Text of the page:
Leftists are all giggly over an Elon poll reportedly demonstrating declining support for Donald Trump in North Carolina. Republicans counter with a Morning Consult poll showing Roy Cooper as merely the 31st most popular governor in the country.
One of the more interesting findings in the Morning Consult poll? Fifty percent approve of Cooper, while 29 percent disapprove. Twenty-one percent of respondents either DID NOT KNOW who Roy Cooper was, or had no opinion of him.
We’re talking about a man who has been in state government non-stop for 30 years. For the last 16 years, he has been serving in one of the state’s top three statewide elected posts. And the number of people who either don’t recognize him, or have no opinion of him, is almost as high as the number of people who disapprove of him.
Let’s compare this to the same group’s polling on incumbent governors from May 2016. At that time, Pat McCrory was at 50 percent approval, 38 percent disapproval, and 13 percent DON’T KNOW / NO OPINION. At the time, McCrory had been on the statewide political radar for a total of eight years (one failed run for governor in 2008, one successful run in 2012).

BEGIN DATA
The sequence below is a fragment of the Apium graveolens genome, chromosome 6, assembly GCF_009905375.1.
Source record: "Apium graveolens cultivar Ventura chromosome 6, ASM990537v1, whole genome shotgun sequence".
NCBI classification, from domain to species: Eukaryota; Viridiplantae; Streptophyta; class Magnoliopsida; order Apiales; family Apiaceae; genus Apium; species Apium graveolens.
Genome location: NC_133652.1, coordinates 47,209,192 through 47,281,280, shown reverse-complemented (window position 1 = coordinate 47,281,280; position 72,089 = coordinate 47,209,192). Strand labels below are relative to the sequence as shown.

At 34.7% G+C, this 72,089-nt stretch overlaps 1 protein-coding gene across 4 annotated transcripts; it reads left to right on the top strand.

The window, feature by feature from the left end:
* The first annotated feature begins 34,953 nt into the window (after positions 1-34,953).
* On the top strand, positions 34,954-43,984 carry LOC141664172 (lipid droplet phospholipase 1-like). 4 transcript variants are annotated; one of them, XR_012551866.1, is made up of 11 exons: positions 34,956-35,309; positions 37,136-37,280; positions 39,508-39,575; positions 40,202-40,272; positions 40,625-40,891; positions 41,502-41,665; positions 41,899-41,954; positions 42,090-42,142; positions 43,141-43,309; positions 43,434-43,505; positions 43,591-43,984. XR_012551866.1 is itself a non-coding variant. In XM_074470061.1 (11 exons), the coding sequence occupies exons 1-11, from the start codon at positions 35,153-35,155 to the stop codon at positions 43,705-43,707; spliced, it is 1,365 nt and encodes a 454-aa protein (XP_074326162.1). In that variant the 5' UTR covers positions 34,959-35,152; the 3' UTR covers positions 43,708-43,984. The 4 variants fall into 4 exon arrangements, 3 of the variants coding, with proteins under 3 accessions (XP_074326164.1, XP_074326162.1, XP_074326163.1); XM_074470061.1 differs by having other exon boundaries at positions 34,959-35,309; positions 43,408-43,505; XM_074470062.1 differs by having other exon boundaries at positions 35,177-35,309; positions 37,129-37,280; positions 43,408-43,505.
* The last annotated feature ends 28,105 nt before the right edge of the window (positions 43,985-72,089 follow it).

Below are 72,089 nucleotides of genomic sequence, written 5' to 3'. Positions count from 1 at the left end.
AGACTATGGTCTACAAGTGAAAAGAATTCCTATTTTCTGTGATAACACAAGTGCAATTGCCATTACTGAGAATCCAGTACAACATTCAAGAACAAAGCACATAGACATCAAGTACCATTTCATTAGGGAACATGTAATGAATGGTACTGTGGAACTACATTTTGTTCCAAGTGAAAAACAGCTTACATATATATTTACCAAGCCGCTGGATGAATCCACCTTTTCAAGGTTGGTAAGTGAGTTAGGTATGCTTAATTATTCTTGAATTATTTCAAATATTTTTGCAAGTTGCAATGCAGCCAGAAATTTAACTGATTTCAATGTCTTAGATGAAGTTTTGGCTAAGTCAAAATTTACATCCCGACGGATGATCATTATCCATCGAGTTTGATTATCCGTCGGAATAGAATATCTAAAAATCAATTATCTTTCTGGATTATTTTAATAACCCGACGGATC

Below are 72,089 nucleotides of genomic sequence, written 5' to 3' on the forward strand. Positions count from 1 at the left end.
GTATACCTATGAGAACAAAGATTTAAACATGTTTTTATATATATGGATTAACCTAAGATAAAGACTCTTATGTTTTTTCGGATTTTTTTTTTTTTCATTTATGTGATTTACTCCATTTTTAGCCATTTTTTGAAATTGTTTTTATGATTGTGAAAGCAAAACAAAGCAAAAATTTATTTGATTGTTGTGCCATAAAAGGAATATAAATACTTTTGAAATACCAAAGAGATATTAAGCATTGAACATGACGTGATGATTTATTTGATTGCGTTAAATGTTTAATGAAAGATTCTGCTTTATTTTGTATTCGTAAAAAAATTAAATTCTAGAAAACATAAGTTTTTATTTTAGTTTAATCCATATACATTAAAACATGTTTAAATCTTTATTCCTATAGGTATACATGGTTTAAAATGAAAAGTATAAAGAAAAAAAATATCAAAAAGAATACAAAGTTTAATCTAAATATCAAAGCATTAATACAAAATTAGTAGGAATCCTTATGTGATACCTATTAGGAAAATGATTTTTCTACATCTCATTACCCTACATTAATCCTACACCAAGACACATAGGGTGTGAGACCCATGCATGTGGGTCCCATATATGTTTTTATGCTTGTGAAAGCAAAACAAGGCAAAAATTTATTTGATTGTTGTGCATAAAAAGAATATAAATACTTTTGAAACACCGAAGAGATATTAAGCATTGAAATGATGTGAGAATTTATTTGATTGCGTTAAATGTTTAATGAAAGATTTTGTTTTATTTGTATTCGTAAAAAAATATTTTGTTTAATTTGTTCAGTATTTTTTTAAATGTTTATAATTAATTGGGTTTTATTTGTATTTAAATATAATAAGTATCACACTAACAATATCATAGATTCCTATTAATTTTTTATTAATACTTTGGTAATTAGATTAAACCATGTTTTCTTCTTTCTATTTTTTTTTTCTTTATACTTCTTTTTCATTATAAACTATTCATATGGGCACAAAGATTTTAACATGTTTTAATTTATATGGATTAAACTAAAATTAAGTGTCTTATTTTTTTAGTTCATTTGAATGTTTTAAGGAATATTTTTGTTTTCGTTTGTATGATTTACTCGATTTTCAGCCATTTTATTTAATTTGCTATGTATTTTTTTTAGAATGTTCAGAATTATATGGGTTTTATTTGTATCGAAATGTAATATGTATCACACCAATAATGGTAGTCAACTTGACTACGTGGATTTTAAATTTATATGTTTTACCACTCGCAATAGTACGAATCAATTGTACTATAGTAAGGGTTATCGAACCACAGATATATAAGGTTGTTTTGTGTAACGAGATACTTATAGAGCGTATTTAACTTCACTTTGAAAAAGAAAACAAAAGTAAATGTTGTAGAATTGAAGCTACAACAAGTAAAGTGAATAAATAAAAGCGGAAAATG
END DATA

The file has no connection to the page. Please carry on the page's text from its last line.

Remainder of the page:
You can interpret the ”don’t know” findings a lot of ways. On one hand, you could say McCrory’s opponents did a pretty good job of defining him. (McCrory never took firm positions, and really didn’t step out there to define himself.)
For Republicans, the 2017 findings would appear to show some room to work with in their fight to dislodge Cooper. Nearly a quarter of the electorate is either unfamiliar with or indifferent toward Governor Roy Cooper. That’s a lot of voters who are vulnerable to being pushed one way or another in an election. (Cooper is one of only FOUR incumbent governors in the Morning Consult survey with “Don’t Know” ratings at 20 percent or higher.)
Republicans on Jones Street are doing some good work toward discrediting Cooper by running over his vetoes with a Mack truck. But they are falling short in other areas such as, oh, helping him to honor major campaign promises so quickly (i.e., overturning HB2, expanding Medicaid). Right now, Cooper can run for reelection sounding a lot like Thom Tillis: “I can get things done by working across the aisle. I’m bi-partisan.”